Claimant moves for permission to file a late claim pursuant to Court of Claims
Act § 10 (6). The application is denied.
Claimant is an inmate at Greene Correctional Facility. In support of his
application, claimant alleges that as a result of defendant’s
“intentional actions and or negligent operation, management, conduct, and
supervision,” a five year period of post-release supervision was added to
his sentence, allegedly resulting in personal injuries, loss of wages and
unlawful imprisonment. Claimant alleges that his claim accrued between May 25,
2000 and February 12, 2002. This application was served on the Attorney General
by certified mail, return receipt requested, on June 14, 2007 and filed on June
Court of Claims Act § 10 (6) provides that the Court, upon application and
in its discretion, may permit the late filing and service of a claim “at
any time before an action asserting a like claim against a citizen of the state
would be barred under the provisions of article two of the civil practice law
By claimant’s own admission, more than five years have elapsed since the
claim accrued. The claim is therefore time-barred whether defendant’s
alleged wrongdoing is characterized as intentional or negligent (see CPLR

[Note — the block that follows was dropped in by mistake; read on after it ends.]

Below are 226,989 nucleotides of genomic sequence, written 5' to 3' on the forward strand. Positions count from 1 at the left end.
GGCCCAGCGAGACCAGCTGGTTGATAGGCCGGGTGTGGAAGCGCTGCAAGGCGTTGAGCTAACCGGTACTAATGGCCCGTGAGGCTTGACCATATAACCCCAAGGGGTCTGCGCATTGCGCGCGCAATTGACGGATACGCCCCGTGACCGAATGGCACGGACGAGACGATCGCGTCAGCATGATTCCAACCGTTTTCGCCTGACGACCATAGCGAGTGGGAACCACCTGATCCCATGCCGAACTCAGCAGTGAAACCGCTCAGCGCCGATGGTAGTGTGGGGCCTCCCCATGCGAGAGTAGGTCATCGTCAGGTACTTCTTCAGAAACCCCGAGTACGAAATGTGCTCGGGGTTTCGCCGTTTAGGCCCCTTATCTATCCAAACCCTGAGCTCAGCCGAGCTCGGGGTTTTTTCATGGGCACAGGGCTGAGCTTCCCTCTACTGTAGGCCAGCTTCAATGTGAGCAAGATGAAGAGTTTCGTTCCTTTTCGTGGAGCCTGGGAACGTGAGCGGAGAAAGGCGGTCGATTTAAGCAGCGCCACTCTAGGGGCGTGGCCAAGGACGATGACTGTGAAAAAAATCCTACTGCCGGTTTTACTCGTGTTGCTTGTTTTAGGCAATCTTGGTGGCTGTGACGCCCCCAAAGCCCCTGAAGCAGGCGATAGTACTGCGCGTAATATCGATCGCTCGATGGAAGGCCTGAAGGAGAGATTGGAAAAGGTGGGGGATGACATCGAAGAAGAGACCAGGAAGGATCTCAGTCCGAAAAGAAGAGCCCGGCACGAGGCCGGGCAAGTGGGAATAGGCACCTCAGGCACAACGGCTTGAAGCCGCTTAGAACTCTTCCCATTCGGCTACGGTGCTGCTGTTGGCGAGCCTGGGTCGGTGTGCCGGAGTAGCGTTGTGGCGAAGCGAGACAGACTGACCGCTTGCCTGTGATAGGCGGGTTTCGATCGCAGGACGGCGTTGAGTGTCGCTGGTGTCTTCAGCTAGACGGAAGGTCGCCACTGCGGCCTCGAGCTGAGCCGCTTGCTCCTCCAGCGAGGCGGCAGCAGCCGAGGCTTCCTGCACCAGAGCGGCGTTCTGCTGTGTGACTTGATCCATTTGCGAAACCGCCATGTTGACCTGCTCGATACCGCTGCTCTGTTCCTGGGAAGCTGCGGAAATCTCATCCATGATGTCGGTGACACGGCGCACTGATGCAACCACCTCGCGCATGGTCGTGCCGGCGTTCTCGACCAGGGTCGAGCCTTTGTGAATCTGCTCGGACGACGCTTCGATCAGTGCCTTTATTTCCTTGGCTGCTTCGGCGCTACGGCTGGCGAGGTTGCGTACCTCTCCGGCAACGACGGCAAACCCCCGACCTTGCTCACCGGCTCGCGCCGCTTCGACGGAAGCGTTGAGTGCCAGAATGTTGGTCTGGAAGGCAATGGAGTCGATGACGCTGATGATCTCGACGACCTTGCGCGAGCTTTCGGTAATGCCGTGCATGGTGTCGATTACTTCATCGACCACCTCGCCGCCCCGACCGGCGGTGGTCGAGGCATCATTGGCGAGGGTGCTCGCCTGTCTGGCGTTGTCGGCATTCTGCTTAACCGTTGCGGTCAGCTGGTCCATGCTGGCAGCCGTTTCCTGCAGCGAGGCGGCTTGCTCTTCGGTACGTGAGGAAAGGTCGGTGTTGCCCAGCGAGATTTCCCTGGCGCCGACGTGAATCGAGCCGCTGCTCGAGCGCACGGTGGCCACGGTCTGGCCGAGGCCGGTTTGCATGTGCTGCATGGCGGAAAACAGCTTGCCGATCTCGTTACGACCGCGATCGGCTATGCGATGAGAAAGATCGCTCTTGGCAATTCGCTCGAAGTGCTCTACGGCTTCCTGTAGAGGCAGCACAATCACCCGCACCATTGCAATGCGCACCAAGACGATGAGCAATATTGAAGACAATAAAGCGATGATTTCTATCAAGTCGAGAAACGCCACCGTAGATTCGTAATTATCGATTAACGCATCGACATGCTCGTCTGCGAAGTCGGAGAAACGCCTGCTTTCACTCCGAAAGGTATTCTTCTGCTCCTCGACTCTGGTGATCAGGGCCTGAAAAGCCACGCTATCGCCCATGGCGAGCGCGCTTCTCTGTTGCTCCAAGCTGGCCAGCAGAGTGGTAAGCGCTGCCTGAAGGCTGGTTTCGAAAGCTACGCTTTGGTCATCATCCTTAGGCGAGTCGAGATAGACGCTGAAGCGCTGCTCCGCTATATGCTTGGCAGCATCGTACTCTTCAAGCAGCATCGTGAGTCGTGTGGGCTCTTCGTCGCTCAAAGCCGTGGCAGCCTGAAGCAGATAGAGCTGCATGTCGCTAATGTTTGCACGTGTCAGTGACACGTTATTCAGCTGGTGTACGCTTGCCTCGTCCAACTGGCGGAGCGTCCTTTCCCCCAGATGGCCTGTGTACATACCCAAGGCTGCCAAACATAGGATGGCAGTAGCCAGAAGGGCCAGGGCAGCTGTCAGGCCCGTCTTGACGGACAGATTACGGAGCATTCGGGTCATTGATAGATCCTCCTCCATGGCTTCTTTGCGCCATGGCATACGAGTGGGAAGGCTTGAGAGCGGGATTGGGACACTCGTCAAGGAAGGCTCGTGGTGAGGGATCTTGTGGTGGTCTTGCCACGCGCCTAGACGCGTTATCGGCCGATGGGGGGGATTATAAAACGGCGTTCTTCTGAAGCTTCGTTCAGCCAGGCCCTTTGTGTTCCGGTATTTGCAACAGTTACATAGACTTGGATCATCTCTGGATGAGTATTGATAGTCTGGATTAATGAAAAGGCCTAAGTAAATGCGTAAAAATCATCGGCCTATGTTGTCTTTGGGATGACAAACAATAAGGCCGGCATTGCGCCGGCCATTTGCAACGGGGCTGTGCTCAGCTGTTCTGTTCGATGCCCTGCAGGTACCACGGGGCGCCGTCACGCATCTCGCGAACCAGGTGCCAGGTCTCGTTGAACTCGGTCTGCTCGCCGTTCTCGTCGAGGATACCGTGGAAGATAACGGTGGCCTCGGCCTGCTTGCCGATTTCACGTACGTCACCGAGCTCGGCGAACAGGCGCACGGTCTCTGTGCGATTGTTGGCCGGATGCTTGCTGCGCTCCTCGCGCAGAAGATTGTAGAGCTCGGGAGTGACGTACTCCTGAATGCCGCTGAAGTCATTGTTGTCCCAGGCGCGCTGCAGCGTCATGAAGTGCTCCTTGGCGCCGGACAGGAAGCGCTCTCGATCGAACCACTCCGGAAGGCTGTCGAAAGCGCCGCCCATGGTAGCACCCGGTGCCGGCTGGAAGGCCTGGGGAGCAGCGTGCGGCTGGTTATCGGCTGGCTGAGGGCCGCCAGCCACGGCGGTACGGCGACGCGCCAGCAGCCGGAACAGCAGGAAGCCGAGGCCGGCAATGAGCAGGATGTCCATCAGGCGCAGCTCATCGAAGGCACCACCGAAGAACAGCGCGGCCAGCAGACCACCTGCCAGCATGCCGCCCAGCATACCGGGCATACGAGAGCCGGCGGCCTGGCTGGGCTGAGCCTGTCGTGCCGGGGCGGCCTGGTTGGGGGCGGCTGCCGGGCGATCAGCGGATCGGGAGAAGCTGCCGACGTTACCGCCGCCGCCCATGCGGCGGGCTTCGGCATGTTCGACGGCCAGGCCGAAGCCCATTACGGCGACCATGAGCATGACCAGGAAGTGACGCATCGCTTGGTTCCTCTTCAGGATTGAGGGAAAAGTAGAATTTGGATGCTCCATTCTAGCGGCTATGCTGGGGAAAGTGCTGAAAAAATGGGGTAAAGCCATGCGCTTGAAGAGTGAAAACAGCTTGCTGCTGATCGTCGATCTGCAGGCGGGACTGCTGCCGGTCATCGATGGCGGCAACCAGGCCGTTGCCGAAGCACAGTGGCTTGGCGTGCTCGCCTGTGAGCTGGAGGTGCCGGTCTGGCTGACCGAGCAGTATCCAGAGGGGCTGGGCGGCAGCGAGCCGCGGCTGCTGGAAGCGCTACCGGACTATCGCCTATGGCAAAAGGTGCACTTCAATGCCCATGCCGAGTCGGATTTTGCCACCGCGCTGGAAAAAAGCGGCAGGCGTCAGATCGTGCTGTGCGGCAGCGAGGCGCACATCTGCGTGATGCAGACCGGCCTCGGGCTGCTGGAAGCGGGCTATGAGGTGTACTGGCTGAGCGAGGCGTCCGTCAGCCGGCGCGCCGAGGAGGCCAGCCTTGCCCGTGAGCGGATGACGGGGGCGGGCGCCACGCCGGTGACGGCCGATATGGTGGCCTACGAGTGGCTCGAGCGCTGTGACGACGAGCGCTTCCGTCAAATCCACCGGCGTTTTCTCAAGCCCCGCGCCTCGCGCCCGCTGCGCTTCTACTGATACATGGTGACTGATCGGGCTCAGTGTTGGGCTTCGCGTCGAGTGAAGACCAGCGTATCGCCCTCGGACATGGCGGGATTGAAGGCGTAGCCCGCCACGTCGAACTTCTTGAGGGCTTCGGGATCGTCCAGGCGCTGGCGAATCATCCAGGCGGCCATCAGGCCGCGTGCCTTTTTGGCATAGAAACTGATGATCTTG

§§ 214 and 215). Even assuming a later accrual date for which
claimant’s application would be considered timely, the application would
still be denied.
In determining the application, Court of Claims Act § 10 (6) provides
In reviewing a late claim application, “the Court of Claims is required
to consider, among other factors, those enumerated in Court of Claims Act §
10 (6), no one factor being controlling” (Matter of Donaldson v State
of New York, 167 AD2d 805, 806 [3d Dept 1990]; see Matter of Duffy
v State of New York, 264 AD2d 911, 912 [3d Dept 1999]). In fact,
“[n]othing in the statute makes the presence or absence of any one factor
determinative” (Bay Terrace Coop. Section IV, Inc. v New York State
Employees’ Retirement System Policemen's and Firemen's Retirement
System, 55 NY2d 979, 981 ).
Further, “it is well settled that the Court of Claims’ broad
discretion in this area should be disturbed only in the face of clear
abuse” (Calco v State of New York, 165 AD2d 117, 119 [3d Dept
1991], lv denied 78 NY2d 852 ).
Claimant has also failed to attach a copy of the proposed claim to his
application, as required by the statute. The application may be denied on that